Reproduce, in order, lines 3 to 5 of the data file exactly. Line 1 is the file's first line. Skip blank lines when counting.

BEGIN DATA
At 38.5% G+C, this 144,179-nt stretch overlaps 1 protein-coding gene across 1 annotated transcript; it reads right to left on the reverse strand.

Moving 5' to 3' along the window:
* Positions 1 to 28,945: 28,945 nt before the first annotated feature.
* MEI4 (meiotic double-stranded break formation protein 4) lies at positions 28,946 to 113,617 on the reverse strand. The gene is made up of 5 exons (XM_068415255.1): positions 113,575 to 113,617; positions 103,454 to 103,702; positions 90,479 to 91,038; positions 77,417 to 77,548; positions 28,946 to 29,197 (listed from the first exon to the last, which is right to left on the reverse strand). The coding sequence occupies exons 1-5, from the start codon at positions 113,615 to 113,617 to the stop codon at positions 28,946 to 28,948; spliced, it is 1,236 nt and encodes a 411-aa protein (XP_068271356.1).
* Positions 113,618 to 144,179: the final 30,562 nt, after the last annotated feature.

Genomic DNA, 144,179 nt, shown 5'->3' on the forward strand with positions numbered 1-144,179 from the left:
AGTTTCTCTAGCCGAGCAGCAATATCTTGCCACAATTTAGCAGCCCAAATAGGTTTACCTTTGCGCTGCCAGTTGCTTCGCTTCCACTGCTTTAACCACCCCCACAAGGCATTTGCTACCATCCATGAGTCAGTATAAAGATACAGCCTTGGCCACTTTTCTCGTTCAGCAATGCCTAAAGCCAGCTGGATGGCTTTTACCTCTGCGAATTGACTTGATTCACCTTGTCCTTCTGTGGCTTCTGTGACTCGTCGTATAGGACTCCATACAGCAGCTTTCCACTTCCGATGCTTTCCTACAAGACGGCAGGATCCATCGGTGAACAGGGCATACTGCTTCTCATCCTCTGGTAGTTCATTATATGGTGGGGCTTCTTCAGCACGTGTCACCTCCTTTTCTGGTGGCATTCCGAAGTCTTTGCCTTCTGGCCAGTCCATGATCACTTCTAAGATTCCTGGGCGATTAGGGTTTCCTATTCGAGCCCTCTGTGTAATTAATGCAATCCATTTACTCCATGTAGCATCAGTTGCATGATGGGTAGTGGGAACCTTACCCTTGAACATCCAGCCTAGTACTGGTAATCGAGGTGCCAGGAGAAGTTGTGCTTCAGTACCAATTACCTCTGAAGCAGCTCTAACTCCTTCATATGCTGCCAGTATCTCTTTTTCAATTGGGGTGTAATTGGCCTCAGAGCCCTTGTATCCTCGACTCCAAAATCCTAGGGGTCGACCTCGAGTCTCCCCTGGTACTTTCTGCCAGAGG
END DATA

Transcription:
* Positions 1 to 28,945: 28,945 nt before the first annotated feature.
* MEI4 (meiotic double-stranded break formation protein 4) lies at positions 28,946 to 113,617 on the reverse strand. The gene is made up of 5 exons (XM_068415255.1): positions 113,575 to 113,617; positions 103,454 to 103,702; positions 90,479 to 91,038; positions 77,417 to 77,548; positions 28,946 to 29,197 (listed from the first exon to the last, which is right to left on the reverse strand). The coding sequence occupies exons 1-5, from the start codon at positions 113,615 to 113,617 to the stop codon at positions 28,946 to 28,948; spliced, it is 1,236 nt and encodes a 411-aa protein (XP_068271356.1).
* Positions 113,618 to 144,179: the final 30,562 nt, after the last annotated feature.